ObamaCare: Rocky Politics, Stable Coverage
The Affordable Care Act (ACA) and Medicare Part D had the same rocky start. Both were criticized as unworkable and unsustainable. Yet both have similar structures. They offer individuals a choice of competing health plans, provide subsidies to make coverage affordable, and impose penalties for late enrollment. Medicare Part D's success in creating stable coverage of prescriptions drugs for Medicare beneficiaries shows how the ACA may stabilize health insurance coverage for working-age Americans. The comparison with Part D also reveals two potential sources of instability for the ACA: a narrow subsidy structure and benefit mandates. The biggest source of instability for the ACA and all other forms of health care coverage is rising health care costs. That threat, which can lead to higher taxes or benefit cuts, could stimulate bipartisan action. There are a series of opportunities that start small and work up to major action: the repeal of Medicare’s Sustainable Growth Rate, sequestration replacement, state gain-sharing, and tax reform. A focus by policy makers on rising costs as a common enemy can help move the health care debate beyond the rocky politics over the ACA.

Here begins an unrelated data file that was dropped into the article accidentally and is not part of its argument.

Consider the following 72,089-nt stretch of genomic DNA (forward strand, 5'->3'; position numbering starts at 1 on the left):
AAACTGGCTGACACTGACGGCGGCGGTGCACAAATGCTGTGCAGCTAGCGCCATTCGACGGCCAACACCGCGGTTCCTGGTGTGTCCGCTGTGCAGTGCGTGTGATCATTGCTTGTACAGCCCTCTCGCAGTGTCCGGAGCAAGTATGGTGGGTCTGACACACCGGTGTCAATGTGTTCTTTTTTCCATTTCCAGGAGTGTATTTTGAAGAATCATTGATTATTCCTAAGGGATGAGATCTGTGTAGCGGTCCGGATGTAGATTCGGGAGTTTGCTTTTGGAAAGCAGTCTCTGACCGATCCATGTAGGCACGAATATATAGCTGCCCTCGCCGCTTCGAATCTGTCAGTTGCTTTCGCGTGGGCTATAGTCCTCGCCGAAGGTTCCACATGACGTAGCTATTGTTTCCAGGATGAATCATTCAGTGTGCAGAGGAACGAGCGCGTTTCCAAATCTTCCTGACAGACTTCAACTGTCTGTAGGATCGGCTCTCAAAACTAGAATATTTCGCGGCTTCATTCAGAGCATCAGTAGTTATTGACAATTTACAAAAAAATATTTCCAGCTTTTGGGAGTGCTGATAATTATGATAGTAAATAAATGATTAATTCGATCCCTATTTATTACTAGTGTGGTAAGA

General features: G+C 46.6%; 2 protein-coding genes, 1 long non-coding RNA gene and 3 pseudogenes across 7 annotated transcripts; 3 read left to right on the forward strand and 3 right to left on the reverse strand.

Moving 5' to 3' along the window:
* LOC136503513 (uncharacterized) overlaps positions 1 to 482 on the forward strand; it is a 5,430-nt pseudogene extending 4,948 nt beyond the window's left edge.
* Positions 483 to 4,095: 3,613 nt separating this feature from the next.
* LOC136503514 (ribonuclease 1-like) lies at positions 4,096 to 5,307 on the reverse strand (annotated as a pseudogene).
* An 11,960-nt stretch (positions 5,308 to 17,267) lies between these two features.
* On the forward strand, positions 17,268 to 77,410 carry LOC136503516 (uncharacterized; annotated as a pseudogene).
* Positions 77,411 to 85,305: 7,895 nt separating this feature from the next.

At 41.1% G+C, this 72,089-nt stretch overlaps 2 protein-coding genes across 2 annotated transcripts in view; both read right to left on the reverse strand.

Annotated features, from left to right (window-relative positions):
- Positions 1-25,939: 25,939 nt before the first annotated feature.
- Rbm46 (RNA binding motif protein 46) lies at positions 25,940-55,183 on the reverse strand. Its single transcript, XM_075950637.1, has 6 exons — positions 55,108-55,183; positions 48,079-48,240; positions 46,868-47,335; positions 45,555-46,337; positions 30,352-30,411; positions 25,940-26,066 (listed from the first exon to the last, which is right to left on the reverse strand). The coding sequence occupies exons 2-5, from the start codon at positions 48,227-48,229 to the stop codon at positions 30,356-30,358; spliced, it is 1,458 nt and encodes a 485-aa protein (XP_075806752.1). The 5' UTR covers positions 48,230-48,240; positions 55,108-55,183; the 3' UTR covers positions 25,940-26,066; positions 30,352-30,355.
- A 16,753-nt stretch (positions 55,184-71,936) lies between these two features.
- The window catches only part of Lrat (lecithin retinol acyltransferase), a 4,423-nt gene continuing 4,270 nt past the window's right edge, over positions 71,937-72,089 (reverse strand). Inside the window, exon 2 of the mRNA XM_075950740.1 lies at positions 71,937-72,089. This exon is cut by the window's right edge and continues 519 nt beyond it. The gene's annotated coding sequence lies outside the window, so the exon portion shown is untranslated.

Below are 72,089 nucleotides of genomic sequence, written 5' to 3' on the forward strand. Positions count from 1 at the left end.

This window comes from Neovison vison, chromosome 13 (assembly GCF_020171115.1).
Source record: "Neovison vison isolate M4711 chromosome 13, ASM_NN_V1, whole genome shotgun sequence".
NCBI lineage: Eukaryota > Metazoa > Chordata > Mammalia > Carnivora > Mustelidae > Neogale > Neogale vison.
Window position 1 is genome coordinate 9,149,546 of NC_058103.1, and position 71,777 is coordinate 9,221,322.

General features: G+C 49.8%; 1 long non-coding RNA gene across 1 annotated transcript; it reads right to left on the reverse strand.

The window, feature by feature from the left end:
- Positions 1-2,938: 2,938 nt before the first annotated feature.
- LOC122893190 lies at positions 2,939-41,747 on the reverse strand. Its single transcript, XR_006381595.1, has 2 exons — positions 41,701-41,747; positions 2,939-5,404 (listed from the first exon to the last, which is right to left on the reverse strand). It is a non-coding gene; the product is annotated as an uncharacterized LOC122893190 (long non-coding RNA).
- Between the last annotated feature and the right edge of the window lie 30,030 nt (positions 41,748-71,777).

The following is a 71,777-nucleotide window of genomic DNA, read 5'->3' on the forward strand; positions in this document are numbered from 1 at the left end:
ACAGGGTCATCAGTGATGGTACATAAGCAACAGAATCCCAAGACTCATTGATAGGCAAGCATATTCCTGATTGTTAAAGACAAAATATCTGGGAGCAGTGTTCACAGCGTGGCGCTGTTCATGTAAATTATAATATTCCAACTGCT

|Date of creation:||Oct 2013|
|Date of revision:|
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